2015 GSA Annual Meeting in Baltimore, Maryland, USA (1-4 November 2015)

Paper No. 8-12
Presentation Time: 11:15 AM


TORAN, Laura and KLEIN, Trevor, Earth and Environmental Science, Temple University, Philadelphia, PA 19122, ltoran@temple.edu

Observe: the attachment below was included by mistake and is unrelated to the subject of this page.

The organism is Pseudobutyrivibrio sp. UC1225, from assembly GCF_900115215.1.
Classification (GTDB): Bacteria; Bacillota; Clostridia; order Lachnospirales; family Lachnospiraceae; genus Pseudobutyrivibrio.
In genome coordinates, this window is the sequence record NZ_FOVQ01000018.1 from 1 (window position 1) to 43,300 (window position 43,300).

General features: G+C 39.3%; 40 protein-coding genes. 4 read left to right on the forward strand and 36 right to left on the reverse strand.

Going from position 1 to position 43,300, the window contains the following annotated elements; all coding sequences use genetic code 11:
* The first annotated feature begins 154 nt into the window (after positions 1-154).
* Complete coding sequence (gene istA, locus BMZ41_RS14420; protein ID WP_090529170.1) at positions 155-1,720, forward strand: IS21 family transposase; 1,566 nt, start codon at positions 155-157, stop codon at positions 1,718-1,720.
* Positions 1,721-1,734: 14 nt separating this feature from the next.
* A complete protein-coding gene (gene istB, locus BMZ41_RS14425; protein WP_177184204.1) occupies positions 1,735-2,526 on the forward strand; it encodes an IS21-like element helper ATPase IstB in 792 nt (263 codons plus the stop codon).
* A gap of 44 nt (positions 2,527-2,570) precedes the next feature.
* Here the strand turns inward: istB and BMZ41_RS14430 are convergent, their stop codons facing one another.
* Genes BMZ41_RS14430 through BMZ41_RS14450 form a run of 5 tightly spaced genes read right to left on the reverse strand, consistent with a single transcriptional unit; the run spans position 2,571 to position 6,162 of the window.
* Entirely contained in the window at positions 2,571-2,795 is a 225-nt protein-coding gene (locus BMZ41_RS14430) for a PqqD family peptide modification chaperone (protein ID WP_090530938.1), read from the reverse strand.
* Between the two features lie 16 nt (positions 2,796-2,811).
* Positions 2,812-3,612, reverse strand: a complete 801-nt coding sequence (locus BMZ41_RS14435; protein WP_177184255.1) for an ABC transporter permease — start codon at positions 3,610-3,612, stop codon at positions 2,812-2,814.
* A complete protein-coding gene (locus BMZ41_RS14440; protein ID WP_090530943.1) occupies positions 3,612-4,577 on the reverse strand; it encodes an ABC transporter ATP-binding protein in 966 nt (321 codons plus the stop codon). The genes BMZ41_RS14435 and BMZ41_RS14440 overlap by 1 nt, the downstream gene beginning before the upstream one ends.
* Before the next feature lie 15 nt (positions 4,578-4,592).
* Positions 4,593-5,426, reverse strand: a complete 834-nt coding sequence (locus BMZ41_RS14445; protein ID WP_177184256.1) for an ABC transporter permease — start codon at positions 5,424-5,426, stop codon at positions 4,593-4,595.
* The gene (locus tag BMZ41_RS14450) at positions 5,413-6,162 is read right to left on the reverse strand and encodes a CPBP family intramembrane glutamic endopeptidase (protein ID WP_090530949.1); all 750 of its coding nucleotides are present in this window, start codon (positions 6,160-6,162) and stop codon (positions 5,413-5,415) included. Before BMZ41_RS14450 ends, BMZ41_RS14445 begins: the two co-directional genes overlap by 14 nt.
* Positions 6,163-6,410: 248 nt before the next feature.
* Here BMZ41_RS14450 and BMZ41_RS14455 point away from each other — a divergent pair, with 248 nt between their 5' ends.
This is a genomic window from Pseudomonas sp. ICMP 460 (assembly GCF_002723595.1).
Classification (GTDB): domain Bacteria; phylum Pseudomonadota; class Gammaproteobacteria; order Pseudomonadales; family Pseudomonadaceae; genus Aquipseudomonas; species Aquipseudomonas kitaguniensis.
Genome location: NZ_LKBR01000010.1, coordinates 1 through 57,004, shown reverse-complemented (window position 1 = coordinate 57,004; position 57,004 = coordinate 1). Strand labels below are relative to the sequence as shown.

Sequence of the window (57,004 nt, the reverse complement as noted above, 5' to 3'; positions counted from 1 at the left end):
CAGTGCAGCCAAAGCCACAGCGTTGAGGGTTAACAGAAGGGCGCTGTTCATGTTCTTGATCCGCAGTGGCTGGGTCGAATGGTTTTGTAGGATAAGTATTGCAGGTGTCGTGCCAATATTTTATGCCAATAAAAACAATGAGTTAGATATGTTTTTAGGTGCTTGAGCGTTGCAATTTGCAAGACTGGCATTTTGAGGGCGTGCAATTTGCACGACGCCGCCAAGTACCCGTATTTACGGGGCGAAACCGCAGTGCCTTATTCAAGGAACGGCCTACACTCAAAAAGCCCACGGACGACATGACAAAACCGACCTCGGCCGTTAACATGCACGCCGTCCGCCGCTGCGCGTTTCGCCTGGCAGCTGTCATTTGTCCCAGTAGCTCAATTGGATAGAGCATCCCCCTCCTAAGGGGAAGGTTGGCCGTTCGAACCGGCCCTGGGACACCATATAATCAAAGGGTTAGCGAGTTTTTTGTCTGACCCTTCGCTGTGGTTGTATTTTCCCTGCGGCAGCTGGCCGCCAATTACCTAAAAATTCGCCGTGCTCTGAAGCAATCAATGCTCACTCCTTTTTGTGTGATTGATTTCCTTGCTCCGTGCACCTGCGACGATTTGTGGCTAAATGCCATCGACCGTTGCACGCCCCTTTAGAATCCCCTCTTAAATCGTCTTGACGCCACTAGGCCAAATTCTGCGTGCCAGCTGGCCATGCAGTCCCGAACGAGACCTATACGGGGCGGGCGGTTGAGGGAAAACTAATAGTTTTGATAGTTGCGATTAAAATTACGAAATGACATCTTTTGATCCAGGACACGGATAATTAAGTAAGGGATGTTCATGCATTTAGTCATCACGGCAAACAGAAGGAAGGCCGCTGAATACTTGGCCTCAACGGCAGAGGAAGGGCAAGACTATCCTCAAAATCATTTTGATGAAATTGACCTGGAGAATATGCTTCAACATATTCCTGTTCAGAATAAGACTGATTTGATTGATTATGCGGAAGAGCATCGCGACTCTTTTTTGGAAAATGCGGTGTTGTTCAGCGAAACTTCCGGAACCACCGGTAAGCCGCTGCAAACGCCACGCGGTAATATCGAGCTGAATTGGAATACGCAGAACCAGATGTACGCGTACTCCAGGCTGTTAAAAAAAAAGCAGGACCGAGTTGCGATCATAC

Diurnal cycles of nitrogen in streams can indicate metabolic processes. Such processes are an important aspect of nutrient attenuation, but in urban streams, the factors that lead to attenuation are not well understood. Nitrogen can be attenuated both in the stream column and in the hyporheic zone, but the stream column is more likely to be influenced by autotrophic processes and diurnal cycles under well-oxygenated conditions. It is important to understand attenuation processes to evaluate how restoration affects stream health. We studied diurnal cycles of nitrogen in Pennypack Creek, an impaired stream in suburban Philadelphia with high levels of nitrate (5 -10 mg/L) due to water treatment plant (WTP) discharge. We used a nitrate logger recording at hourly intervals for a 1.5 month period. The nitrate logger was paired with a multiport sonde that logged fluorescent dissolved organic matter (fDOM), dissolved oxygen, conductivity, and turbidity. The fDOM provided a signature of the WTP discharge. The nitrogen fluctuated 1-2 mg/L over the course of a day, and diurnal patterns did not resemble the WTP signature. Furthermore, these patterns exhibited a 12-hour shift in peak time from mid-day to around midnight over the study period, while the other parameters did not exhibit such a shift. High frequency nitrate monitoring shows that attenuation processes are complex and change over relatively short time spans. These shifts affect how time of sampling can change concentrations and create uncertainty in interpretation of metabolic processes.